This paper examines the effectiveness of cooperation among bank supervisors using novel data on supranational agreements signed by 93 countries. Exploiting that globally operating banks are differently covered by these agreements, we show that supervisory cooperation generally improves bank stability. The magnitude of the effect is higher for smaller global banks, and when supervisors are more stringent and have access to higher quality information. We also show that actual supervisory cooperation varies across countries consistent with differences in economic costs and benefits to cooperation. This suggests that cooperation is not always desirable, despite being effective in reducing bank risk.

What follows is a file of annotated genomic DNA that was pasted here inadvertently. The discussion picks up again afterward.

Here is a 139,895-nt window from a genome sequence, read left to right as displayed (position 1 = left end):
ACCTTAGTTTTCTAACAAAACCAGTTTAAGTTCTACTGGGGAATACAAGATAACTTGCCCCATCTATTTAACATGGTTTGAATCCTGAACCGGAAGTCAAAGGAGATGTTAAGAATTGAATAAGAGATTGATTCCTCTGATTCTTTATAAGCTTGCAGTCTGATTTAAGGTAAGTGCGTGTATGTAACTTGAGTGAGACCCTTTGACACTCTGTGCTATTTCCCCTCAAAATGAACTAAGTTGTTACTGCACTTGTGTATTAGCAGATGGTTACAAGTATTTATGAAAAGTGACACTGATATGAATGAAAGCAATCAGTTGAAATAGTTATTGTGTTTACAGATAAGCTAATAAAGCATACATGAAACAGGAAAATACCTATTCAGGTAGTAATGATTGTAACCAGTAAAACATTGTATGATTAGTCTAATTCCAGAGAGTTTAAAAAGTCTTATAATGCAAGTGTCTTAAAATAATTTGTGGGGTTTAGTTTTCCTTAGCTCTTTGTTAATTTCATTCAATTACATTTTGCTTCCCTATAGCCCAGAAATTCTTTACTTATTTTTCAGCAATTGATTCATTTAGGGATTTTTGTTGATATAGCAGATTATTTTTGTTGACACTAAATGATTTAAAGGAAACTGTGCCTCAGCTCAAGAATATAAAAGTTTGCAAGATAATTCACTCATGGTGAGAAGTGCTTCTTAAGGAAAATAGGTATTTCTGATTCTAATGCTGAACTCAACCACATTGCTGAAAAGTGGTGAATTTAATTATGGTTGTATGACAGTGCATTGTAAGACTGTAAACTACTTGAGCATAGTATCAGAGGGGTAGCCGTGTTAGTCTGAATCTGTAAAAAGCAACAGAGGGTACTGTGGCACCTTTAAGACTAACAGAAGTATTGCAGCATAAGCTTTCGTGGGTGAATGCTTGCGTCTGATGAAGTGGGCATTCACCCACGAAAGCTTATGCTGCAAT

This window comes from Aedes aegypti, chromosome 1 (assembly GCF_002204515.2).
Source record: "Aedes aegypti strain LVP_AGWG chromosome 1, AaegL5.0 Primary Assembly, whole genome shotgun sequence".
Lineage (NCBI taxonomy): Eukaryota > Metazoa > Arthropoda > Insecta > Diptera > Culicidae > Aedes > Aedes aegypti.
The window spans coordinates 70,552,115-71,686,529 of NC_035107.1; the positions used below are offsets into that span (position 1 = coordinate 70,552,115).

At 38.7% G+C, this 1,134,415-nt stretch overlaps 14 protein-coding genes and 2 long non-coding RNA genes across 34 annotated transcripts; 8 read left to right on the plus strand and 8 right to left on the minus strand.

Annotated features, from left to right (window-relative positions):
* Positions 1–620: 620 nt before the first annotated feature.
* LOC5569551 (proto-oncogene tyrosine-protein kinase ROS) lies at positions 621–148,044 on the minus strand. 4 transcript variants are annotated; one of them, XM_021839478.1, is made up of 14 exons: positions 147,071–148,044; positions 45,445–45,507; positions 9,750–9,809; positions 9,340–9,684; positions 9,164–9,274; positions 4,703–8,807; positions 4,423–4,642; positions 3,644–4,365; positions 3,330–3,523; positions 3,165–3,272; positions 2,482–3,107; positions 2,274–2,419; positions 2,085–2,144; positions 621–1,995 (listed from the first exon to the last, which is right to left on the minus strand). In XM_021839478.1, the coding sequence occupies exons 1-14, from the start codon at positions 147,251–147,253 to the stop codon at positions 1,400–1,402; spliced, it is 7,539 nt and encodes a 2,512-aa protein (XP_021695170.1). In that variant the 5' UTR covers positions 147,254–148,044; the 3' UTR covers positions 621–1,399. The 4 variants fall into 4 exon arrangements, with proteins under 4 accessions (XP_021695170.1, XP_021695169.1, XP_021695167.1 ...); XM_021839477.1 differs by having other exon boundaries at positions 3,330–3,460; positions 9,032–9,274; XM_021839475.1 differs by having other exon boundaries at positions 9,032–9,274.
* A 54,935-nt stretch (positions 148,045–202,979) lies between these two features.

Thorsten Beck, Consuelo Silva-Buston, and Wolf Wagner